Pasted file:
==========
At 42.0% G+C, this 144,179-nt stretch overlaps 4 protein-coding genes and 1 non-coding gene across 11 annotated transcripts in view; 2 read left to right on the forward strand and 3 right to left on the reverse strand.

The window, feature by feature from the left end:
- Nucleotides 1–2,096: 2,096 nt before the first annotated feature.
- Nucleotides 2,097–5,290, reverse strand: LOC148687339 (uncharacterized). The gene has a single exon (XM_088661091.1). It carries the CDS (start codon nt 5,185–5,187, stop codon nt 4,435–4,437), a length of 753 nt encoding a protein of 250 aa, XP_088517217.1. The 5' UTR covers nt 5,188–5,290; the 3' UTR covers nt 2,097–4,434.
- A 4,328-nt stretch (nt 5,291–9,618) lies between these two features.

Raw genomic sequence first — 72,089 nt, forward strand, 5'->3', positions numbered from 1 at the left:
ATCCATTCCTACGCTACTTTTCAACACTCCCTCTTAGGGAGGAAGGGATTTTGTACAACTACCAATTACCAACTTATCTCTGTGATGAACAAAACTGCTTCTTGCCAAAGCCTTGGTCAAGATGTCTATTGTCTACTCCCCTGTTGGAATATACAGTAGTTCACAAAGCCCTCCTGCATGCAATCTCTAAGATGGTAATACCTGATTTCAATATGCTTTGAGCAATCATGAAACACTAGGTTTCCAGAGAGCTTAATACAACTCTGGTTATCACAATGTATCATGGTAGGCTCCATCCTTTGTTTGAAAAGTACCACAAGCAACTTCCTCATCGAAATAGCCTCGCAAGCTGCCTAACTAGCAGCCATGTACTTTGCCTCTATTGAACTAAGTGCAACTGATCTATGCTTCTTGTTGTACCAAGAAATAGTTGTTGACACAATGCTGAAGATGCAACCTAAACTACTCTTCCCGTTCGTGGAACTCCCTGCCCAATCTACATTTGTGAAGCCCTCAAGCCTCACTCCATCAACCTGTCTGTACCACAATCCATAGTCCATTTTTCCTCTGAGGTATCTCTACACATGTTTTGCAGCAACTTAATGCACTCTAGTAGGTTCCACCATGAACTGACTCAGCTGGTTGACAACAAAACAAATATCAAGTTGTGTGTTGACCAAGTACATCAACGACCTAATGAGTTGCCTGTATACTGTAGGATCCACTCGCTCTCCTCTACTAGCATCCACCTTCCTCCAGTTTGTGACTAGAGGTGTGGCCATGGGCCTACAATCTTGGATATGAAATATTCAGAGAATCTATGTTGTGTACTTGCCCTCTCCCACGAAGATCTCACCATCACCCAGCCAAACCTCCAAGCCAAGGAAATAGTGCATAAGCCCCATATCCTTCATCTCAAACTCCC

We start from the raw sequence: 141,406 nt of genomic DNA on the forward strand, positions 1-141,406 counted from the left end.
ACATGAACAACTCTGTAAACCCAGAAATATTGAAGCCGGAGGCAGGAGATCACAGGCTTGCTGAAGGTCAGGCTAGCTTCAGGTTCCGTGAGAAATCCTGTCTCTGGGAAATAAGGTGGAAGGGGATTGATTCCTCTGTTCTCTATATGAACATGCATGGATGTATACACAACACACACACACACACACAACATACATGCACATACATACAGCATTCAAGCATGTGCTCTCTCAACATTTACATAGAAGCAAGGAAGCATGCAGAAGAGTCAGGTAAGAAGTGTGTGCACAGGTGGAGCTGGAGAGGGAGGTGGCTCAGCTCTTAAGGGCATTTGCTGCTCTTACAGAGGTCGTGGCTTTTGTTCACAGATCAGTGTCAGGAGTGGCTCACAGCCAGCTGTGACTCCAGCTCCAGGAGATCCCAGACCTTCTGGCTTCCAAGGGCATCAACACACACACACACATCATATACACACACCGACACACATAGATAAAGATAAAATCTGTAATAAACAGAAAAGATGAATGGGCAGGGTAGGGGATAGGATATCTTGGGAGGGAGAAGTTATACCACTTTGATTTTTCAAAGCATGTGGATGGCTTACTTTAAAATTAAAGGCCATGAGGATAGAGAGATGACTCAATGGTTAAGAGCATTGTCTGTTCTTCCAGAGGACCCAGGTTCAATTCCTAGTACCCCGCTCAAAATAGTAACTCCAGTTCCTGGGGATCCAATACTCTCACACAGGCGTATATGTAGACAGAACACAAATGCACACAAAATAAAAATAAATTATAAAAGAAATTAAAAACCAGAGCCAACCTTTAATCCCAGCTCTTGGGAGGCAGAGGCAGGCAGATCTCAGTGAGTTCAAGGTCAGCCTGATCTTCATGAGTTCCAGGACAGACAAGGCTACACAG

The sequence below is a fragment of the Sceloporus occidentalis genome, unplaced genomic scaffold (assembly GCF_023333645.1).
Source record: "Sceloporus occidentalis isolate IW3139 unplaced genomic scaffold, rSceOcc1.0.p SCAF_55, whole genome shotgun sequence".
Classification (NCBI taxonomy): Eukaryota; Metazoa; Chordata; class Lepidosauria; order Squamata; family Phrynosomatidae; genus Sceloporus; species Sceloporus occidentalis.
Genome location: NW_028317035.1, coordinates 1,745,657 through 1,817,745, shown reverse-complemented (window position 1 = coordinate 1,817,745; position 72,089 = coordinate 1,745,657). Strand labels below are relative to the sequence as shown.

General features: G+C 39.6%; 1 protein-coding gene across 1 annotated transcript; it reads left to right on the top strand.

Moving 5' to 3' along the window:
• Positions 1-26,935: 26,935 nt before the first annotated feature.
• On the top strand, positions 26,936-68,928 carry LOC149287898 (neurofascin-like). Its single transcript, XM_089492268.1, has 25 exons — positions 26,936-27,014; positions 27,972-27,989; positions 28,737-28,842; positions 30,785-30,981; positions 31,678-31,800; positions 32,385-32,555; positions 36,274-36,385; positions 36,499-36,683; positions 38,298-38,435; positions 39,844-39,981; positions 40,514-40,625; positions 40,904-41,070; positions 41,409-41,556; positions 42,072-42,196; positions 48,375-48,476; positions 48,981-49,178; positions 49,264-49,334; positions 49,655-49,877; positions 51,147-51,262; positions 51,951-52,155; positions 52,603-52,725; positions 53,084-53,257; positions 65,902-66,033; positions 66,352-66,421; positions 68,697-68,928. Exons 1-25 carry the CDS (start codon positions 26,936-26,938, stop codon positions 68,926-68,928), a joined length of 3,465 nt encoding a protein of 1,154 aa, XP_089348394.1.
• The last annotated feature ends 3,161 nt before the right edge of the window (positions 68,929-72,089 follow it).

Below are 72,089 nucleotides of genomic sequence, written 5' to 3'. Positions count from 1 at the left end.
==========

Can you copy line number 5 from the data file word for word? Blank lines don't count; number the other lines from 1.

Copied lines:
- A 4,328-nt stretch (nt 5,291–9,618) lies between these two features.